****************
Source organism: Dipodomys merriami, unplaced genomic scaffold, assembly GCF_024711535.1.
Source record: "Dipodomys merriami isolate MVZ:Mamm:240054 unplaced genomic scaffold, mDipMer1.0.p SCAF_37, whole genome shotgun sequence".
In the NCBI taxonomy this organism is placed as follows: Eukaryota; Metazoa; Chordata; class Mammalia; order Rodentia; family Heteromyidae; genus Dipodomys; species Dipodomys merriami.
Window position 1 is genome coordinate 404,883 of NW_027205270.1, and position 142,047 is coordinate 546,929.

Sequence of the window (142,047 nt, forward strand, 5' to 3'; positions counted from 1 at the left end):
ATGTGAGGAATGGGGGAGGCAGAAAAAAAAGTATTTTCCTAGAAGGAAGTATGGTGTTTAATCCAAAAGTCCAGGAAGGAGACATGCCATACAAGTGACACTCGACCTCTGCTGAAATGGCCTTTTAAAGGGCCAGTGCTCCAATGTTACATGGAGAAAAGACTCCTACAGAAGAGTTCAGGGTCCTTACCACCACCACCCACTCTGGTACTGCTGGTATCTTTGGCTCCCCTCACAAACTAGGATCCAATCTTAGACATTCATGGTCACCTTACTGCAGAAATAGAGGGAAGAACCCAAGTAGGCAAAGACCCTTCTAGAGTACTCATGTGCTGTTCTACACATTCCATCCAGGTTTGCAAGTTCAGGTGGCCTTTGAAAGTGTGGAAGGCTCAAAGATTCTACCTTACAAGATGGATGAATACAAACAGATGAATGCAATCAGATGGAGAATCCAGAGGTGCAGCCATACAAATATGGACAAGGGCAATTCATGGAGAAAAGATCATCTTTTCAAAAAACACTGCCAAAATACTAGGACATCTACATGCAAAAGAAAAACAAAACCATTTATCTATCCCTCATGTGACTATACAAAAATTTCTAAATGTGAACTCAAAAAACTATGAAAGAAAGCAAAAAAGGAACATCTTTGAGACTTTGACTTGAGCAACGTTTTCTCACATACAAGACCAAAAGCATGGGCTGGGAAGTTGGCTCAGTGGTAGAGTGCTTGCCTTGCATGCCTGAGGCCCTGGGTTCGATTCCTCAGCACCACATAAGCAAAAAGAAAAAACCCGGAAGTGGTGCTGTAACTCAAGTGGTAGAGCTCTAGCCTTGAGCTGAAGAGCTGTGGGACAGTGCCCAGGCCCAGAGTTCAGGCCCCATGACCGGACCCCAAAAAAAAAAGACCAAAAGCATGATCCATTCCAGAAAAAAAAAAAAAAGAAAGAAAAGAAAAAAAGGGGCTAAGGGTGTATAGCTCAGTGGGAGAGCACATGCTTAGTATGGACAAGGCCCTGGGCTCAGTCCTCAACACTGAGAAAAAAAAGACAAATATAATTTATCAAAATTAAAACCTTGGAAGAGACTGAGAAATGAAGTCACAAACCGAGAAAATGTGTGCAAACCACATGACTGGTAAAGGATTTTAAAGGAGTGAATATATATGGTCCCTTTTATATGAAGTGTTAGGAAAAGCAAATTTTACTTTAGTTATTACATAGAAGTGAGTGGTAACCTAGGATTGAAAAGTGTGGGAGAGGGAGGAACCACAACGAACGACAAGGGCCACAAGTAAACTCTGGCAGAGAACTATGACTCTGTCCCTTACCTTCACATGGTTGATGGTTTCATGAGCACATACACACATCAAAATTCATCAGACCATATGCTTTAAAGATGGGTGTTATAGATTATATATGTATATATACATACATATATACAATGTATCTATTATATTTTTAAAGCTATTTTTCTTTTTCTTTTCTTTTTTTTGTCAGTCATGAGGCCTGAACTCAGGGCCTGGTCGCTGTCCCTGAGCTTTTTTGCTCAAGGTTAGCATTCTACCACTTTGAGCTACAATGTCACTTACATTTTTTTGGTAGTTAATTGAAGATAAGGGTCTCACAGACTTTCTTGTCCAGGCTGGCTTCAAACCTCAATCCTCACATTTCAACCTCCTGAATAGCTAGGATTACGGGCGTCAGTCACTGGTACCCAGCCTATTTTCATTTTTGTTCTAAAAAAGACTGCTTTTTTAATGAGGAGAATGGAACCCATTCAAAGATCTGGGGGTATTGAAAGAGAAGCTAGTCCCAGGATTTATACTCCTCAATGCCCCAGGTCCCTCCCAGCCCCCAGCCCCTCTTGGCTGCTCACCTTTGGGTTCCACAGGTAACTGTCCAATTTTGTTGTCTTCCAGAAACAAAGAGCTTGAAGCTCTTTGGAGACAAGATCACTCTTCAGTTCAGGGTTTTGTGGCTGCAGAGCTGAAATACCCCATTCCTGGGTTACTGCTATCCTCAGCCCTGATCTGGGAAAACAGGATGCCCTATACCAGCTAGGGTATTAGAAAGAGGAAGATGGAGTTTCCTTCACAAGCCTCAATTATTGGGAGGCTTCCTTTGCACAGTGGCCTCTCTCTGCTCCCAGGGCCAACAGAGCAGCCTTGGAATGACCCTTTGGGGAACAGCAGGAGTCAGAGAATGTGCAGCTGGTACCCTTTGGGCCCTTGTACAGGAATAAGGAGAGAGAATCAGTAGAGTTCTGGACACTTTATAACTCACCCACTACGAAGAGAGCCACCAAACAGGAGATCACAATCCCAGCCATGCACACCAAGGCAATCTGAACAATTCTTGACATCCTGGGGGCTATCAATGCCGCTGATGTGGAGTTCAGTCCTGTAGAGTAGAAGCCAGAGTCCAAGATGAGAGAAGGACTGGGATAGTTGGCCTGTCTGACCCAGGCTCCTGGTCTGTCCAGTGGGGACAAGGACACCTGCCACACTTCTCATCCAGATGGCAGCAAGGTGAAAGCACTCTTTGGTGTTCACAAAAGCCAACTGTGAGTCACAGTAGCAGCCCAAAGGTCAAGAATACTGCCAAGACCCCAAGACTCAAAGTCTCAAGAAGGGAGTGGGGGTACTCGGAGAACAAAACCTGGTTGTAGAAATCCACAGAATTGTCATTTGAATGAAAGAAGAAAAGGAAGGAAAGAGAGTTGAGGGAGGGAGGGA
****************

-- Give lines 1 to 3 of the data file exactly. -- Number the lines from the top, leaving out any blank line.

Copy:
Source organism: Dipodomys merriami, unplaced genomic scaffold, assembly GCF_024711535.1.
Source record: "Dipodomys merriami isolate MVZ:Mamm:240054 unplaced genomic scaffold, mDipMer1.0.p SCAF_37, whole genome shotgun sequence".
In the NCBI taxonomy this organism is placed as follows: Eukaryota; Metazoa; Chordata; class Mammalia; order Rodentia; family Heteromyidae; genus Dipodomys; species Dipodomys merriami.